You will find that the creatures are quick to avoid dangerous psychedelic mushrooms and poisonous ones like toadstools. You will also find that bears look for mushrooms during summer and after winter.
Mushrooms and other edible fungi grow in the forest, mostly during summer and rainy days. Bears hibernating during winter often hunt for mushrooms to make up for the lost nutrition.
Mushrooms are rich in vitamins and minerals, and the creature can make up for the loss by consuming these in summer.
Another reason why bears look for mushrooms is that they are readily available after winter. Bears can dig up the mushrooms and consume this whole.
Some of the questions that came across my mind about bears consuming mushrooms in the wild are as follows:
Do young bears consume mushrooms?
Yes, their mothers taught young bear cubs how to dig up mushrooms. Their mothers also teach them how to differentiate between edible and inedible mushrooms. Therefore, young bear cubs can consume mushrooms.
Are black bears known to consume mushrooms?
Black bears consume several types of fungi; one of them is mushrooms. Black bears do not hibernate, but you will find them hunting for mushrooms, especially during fall when other food sources become scarce.
During summer, bears love to dig around the roots of trees for tuber and mushrooms. Their eating habits change slightly during summer which is why they will supplement their diet with mushrooms.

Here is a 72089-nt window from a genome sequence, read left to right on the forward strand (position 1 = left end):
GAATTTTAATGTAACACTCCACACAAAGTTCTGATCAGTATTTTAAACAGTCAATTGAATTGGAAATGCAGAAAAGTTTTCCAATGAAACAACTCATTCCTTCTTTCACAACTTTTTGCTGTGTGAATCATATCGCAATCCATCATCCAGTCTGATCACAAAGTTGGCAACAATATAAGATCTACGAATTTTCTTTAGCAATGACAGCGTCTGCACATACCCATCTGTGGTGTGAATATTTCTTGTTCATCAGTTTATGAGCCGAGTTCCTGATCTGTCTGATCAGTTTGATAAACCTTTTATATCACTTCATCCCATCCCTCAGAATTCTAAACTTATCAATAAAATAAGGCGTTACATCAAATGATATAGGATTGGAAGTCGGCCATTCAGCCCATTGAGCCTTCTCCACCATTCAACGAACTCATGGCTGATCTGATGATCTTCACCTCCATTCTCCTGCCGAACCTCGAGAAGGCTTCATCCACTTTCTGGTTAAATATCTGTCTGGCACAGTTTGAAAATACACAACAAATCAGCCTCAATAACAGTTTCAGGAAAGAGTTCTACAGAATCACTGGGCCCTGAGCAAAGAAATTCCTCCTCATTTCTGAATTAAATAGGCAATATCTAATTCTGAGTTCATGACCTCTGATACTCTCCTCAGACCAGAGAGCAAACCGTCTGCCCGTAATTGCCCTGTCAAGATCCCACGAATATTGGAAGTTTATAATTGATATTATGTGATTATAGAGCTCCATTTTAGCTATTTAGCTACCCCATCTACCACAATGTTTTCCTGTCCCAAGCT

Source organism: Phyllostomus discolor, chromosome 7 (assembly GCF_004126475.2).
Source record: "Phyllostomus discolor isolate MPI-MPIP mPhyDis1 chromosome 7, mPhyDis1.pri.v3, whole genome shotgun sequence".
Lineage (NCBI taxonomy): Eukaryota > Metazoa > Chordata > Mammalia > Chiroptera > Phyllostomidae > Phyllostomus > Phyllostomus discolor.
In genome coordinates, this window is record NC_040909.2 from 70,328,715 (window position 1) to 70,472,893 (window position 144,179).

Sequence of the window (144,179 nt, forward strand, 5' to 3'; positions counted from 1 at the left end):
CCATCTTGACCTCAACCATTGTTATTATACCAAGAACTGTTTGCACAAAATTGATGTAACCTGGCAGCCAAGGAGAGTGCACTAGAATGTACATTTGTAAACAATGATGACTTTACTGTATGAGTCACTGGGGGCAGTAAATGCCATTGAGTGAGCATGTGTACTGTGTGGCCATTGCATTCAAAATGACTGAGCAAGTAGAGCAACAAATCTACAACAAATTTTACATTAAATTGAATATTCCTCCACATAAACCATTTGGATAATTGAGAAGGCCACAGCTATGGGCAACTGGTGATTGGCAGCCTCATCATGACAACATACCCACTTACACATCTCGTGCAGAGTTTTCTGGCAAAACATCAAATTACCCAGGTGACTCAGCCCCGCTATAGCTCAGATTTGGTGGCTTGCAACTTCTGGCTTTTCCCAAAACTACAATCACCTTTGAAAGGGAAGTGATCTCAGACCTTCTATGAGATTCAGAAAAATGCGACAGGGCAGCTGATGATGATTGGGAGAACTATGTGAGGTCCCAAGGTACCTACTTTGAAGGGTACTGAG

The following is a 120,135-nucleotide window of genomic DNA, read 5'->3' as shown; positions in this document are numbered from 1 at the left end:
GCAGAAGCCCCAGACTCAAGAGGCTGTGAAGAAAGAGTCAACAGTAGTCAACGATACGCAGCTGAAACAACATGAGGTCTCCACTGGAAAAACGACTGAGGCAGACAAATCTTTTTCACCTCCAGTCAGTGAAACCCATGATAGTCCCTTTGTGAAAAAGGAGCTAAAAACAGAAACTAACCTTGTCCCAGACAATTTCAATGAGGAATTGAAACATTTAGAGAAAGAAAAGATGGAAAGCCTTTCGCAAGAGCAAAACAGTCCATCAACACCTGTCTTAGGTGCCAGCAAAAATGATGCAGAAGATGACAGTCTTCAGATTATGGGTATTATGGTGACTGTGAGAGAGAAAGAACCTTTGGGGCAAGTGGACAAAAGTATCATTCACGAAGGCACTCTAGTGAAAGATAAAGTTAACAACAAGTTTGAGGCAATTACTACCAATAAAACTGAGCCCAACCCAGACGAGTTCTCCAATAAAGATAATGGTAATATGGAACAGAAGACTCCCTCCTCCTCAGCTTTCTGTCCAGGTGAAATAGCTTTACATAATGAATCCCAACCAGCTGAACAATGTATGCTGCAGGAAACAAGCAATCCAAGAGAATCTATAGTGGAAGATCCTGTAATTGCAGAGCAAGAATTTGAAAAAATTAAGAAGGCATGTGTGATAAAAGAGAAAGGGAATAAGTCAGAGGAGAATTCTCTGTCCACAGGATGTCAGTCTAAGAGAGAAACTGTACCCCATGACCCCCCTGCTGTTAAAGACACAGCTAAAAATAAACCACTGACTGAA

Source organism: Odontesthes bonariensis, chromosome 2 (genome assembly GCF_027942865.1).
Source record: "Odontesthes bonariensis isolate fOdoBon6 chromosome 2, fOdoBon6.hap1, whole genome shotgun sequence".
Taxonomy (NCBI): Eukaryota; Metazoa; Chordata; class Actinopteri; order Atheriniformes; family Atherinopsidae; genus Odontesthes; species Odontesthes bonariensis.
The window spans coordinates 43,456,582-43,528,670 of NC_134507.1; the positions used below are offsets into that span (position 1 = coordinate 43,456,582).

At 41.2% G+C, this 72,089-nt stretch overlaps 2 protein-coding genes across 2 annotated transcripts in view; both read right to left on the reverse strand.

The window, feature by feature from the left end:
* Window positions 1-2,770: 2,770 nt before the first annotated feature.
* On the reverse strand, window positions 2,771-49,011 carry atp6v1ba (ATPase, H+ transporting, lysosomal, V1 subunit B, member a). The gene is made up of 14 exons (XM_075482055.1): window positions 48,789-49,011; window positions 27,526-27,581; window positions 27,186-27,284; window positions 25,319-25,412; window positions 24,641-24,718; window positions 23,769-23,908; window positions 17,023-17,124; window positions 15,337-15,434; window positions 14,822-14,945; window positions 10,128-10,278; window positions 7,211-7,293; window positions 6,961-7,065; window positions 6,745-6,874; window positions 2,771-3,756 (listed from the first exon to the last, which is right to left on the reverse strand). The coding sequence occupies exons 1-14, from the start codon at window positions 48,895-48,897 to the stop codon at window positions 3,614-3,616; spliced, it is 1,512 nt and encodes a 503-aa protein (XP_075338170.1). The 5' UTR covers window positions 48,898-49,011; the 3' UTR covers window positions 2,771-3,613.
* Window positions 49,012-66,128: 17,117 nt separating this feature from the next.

As mushrooms are rich in minerals, it helps the weaker ones develop a more robust immune system. Hence, even in the wild, bears are drawn to mushrooms.
What other mushrooms do bears eat?
Bears naturally avoid poisonous mushrooms. They can often consume mushrooms that we would find toxic and not suffer any harmful effects.
Bears enjoy eating exotic mushrooms like truffles and even regular mushrooms like button mushrooms, oyster mushrooms, and hedgehog mushrooms.
Bears can distinguish between the different types of mushrooms, and you will see the creatures consuming the edible mushrooms whole.
When bred in captivity, the mushrooms are chopped up and given to the bears in zoos. But the stalks are not discarded.
Instead, you will find that the bear keepers offer the bears the stalk and the head of the mushrooms.
Some of the factors about the mushrooms that bears consume that the bear keepers told me are as follows:
Can bears consume dangerous mushrooms?
Bears are known to avoid consuming toxic mushrooms. But certain species of bears can consume and digest even mushrooms like Copelandia, Gymnopilus, and Psilocybe. However, these creatures are usually unaffected by the toxic effects of these mushrooms.
Can bears be considered good mushroom hunters?
Yes, bears are excellent mushroom hunters. It is primarily so because they can quickly identify the location of the mushrooms and dig these out.
They will then eat these mushrooms whole. Bears consume different types of mushrooms, as long as these fall in the category of edible mushrooms.
Interested in learning more about what animals eat mushrooms? Check out that article for more information.